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European Court Asks Russia to Give Convicts the Vote

The European Court of Human Rights wants Russia to amend the part of its Constitution that restricts the voting rights of prisoners serving jail terms, a report said Friday.

The restriction violates the European Convention on Human Rights, which stipulates that people have an equal right to vote, the Strasbourg-based court said Thursday, Kommersant reported.

The court ruled in favor of two Russians who had claimed that they couldn't participate in the parliamentary elections while serving their prison terms between 2000 and 2008. Sergei Anchugov was sentenced to 15 years in for murder, theft and fraud, while Vladimir Gladkov received the same punishment for committing the first two of those crimes but got parole later.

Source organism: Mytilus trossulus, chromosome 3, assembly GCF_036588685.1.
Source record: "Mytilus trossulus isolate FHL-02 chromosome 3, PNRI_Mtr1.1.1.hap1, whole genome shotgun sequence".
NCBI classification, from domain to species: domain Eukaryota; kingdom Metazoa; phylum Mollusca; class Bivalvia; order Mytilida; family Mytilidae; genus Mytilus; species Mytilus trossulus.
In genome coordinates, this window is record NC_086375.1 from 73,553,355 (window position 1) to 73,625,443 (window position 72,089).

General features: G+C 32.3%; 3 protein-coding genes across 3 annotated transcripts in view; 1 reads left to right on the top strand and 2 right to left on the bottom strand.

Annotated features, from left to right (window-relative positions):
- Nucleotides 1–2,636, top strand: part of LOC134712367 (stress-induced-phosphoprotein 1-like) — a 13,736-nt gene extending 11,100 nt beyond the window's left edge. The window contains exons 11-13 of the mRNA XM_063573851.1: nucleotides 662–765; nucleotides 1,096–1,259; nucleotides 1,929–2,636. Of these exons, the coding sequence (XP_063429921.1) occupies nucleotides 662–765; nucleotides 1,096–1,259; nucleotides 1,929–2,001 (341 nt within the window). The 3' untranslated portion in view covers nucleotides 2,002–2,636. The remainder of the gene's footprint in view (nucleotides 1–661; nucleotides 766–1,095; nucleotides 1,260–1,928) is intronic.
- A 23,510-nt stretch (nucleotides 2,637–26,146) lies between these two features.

Dmitry Dedov, the judge representing Russia in the ECHR, said the court's decision was unanimous. He added that amending the legislation shouldn't be a problem.

The Justice Ministry said that it will decide whether to appeal the ECHR's ruling after examining it thoroughly and getting to know the position of "the competent government agencies."

The ECHR's decision is likely to face resistance in Russia's Constitutional Court, the report said. "I vowed to adhere to the Constitution, not the convention," one of its judges, whose name was not disclosed told Kommersant.

According to the Russia's Constitution, imprisoned citizens have no right to vote or be elected.

There are currently about 700,000 convicts in the Russian prison system, according to the International Center of Prison Studies.

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